Located in this peaceful cul de sac on the western edge of the village, this substantial detached 1086sqft four bedroom family home is a real find in such a sought after village. The internal accommodation is well balanced with a large open plan sitting room through to dining room, a family kitchen, an extra study and a useful W.C on the ground floor whilst the first floor houses four bedrooms (two doubles and two singles) and a family bathroom. Outside, there are easily maintained front gardens and a decent driveway plus a level enclosed 40ft square south east facing rear garden with plenty of space for the trampoline. Double glazing throughout and gas central heating. Sole Agents.
The village sits equidistant from both Bath and Frome (Bath 7.7miles north via the B3110 to Midford & Combe Down). As regards local amenities, there is a new village shop located on the Fortescue Fields development, a popular primary school and outstanding pre school, St Philip & St James Church and an excellent farm shop at the junction of Farleigh Rd and the A36.
Although the Roman road to Poole passes less than a mile to the east of the village, the earliest habitation on the current site is of Saxon origin with the village then appearing as Nortune, a small agricultural settlement with its own mill, in the Domesday Book.
The George Inn was built in the 14th or 15th century as a wool store for the priory and to accommodate travellers and merchants coming to the annual wool fairs that were held in the village from the late 13th century. At one stage, the inn was listed in the Guinness Book of Records as the oldest pub in the UK but that title is now said to be held by Ye Old Fighting Cocks in St Albans. Across the road from the George, the Fleur de Lys pub was opened as an inn in 1584. Not long afterwards, in 1615, Queen Anne of Denmark, wife of James the First, stopped there to dine on her way back from taking the waters at Bath. Samuel Pepys also dined at the inn in 1668 and wrote of his visit to the village church.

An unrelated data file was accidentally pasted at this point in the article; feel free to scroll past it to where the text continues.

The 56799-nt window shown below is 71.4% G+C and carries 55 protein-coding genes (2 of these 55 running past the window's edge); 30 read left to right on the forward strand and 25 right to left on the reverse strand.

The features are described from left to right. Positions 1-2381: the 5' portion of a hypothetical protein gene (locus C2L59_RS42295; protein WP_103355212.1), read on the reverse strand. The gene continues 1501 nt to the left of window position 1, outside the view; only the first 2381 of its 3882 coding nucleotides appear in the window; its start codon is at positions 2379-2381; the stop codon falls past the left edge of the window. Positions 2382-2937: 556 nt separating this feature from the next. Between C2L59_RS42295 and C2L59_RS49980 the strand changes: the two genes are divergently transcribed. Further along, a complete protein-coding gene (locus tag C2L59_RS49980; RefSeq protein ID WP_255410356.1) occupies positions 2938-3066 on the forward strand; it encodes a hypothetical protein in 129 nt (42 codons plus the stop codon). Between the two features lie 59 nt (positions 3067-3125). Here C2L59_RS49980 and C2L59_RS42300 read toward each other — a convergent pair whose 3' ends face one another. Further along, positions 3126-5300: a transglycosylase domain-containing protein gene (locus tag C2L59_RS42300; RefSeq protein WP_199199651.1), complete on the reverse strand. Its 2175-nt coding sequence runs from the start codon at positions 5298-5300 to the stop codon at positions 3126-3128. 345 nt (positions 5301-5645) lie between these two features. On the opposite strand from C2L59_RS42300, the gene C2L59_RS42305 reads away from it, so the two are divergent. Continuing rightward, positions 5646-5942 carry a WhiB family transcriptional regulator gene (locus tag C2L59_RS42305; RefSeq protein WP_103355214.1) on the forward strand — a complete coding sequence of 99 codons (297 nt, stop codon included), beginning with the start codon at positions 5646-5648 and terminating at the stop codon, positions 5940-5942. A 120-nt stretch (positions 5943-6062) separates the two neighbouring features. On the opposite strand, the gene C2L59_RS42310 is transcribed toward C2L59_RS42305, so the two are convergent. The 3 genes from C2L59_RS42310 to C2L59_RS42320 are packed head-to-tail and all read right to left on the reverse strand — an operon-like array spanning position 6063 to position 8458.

On the 26th and 27th of June 1685, the village found itself in the middle of the Duke of Monmouth’s Rebellion against his uncle, King James II. The centre of the fighting was at a barricade across the top of North Street, Monmouth headquartered at the George and Chevers Lane is still referred to locally as Bloody Lane.
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